## Tuesday, July 16, 2013

### Trees and limits of probabilistic reasoning

Suppose you're one of the nodes of this infinite tree, cut off for the purposes of the diagram, but you have no information whatsoever on which node you are.  Region A is exactly like region B.  And region B is exactly like region C.

So that you're in D must be at least as likely as that you're in B or C, but that you're in B is just as likely as that you're in A, and ditto for being in C.  Hence that you're in D is at least twice as likely as that you're in A.  But that you're in D obviously has the same probability as that you're in A.

Thus, P(A)=P(D)2P(A).  Hence P(A)=0.  But of course the whole tree is equal to three copies of A, plus the point 0.  So if you can assign probabilities, then you're certain to be at 0.  Which is absurd, especially since you can recenter the graph at another point and run the argument again.

Philosophically, this is a nice illustration of the severe limits to probabilistic reasoning.  My eight-year-old son is looking at what I'm posting and says: "It's just probabilities and I'm not going to use probabilities on this tree.  It's obvious."  He wonders why I am posting such obvious things.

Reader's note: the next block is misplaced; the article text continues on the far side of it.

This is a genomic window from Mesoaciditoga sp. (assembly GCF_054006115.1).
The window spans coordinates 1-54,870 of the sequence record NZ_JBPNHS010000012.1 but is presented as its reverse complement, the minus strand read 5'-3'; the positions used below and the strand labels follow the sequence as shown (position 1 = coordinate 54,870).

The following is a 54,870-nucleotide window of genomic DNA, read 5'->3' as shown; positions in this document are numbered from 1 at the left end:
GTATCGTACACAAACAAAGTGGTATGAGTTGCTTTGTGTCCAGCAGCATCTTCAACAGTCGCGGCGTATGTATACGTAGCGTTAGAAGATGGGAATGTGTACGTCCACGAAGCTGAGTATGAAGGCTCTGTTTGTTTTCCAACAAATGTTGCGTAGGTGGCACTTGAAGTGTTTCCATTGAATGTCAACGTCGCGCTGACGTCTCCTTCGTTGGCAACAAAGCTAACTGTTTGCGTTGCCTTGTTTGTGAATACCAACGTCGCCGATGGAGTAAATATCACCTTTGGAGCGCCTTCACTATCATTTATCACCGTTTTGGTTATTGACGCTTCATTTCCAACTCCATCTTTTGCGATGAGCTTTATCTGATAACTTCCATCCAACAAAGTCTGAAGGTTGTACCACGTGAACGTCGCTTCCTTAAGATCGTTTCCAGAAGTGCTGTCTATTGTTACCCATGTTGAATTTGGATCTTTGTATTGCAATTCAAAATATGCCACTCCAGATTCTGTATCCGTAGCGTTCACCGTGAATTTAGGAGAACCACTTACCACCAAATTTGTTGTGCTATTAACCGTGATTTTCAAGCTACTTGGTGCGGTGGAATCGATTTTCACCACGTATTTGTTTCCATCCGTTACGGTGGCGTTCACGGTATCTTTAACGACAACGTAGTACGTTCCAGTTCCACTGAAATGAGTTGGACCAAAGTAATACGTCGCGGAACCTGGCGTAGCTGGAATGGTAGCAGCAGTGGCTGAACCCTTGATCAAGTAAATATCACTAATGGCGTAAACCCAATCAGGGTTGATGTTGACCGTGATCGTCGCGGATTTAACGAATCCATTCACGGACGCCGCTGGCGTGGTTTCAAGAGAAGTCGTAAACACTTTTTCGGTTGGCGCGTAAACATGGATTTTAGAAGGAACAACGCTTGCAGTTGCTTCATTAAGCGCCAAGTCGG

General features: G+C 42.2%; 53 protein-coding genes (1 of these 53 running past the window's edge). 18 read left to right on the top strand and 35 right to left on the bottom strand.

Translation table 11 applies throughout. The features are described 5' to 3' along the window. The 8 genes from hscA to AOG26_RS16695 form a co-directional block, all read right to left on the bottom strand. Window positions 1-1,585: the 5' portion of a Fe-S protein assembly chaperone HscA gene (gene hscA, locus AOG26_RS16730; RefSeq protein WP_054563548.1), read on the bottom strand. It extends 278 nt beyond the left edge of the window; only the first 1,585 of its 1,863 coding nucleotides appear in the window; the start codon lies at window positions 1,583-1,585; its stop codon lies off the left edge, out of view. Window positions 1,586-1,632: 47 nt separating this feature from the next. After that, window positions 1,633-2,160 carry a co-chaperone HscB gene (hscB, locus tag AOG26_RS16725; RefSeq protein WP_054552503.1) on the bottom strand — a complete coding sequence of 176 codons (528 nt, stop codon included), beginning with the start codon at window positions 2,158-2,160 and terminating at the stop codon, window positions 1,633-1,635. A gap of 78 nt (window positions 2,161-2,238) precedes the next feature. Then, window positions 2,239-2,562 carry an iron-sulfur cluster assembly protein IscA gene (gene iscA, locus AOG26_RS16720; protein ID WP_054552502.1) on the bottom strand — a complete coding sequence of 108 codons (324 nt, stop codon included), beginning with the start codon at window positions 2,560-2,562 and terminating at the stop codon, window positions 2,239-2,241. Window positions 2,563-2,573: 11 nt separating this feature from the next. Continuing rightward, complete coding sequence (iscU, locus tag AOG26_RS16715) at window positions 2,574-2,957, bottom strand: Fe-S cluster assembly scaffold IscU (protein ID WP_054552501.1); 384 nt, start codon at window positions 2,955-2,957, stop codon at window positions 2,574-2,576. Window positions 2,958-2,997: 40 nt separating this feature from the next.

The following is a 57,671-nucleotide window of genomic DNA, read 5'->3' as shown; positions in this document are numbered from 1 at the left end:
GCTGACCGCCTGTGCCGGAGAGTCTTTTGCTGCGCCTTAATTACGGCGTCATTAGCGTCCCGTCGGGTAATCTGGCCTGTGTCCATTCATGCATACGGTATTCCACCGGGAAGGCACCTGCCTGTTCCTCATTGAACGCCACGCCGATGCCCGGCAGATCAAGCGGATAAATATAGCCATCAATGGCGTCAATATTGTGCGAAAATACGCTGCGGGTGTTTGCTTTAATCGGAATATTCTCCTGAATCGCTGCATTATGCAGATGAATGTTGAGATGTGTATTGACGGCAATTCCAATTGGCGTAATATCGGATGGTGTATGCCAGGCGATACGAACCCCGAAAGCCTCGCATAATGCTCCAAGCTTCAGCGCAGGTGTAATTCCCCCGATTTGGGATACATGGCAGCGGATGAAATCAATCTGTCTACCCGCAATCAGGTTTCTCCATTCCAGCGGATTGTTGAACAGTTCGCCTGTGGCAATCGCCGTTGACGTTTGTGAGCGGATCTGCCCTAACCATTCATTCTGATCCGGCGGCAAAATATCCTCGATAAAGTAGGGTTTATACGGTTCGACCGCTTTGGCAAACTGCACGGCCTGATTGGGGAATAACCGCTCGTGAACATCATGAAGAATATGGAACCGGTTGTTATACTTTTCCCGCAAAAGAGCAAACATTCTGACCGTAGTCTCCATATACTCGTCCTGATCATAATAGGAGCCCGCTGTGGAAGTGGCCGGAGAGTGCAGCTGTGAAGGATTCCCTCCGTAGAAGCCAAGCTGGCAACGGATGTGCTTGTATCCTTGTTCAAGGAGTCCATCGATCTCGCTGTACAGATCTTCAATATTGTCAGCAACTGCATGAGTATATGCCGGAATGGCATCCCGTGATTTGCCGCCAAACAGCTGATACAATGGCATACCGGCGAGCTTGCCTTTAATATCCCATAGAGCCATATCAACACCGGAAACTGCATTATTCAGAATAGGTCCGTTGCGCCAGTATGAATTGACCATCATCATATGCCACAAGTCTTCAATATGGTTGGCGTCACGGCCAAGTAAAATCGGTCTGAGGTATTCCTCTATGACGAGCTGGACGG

Mathematically, all that this displays is that of course there is a paradoxical decomposition of a regular tree, and hence that there is no finitely-additive symmetry-invariant probability measure on a regular tree.

James Bejon said...

This may be a really dumb question/observation...

But suppose the past is infinite. Presumably, this means there are an infinite number of past points in time (nodes?) at which things could have turned out differently to the way in which they have turned out.

So, how come there's a non-zero probability of today's world arising?

Alexander R Pruss said...

Do we have good reason to think it's non-zero?

Justin said...
This comment has been removed by the author.
Justin said...

Because it exists?

Alexander R Pruss said...

If space is continuous, all sorts of zero probability things happen.

James Bejon said...

Presumably, then, all sorts of things of probability 1 don't happen?

I think I'd take that as a reason to deny that space is continuous.

Alexander R Pruss said...

Sure. You can get zero probability events happening in at least four scenarios:
- continuous space (dart throws)
- continuous time (particle decay times)
- infinite past
- infinite future
- infinite universe/multiverse

Let me explain the last three. If there are infinitely many independent coin tosses, then for any infinite sequence of heads/tails, the probability of getting precisely that sequence is zero.

Alexander R Pruss said...

That's five, I guess.

James Bejon said...

Hmmm...my instant reaction, then, would be to deny that space is continuous, that time is continuous, etc.,...Does that sound a bit extreme?

Suppose I've been tossing a coin for an infinite amount of time. Would you say that P(heads every time) = P(tails every time) = P( (neither heads nor tails) every time)?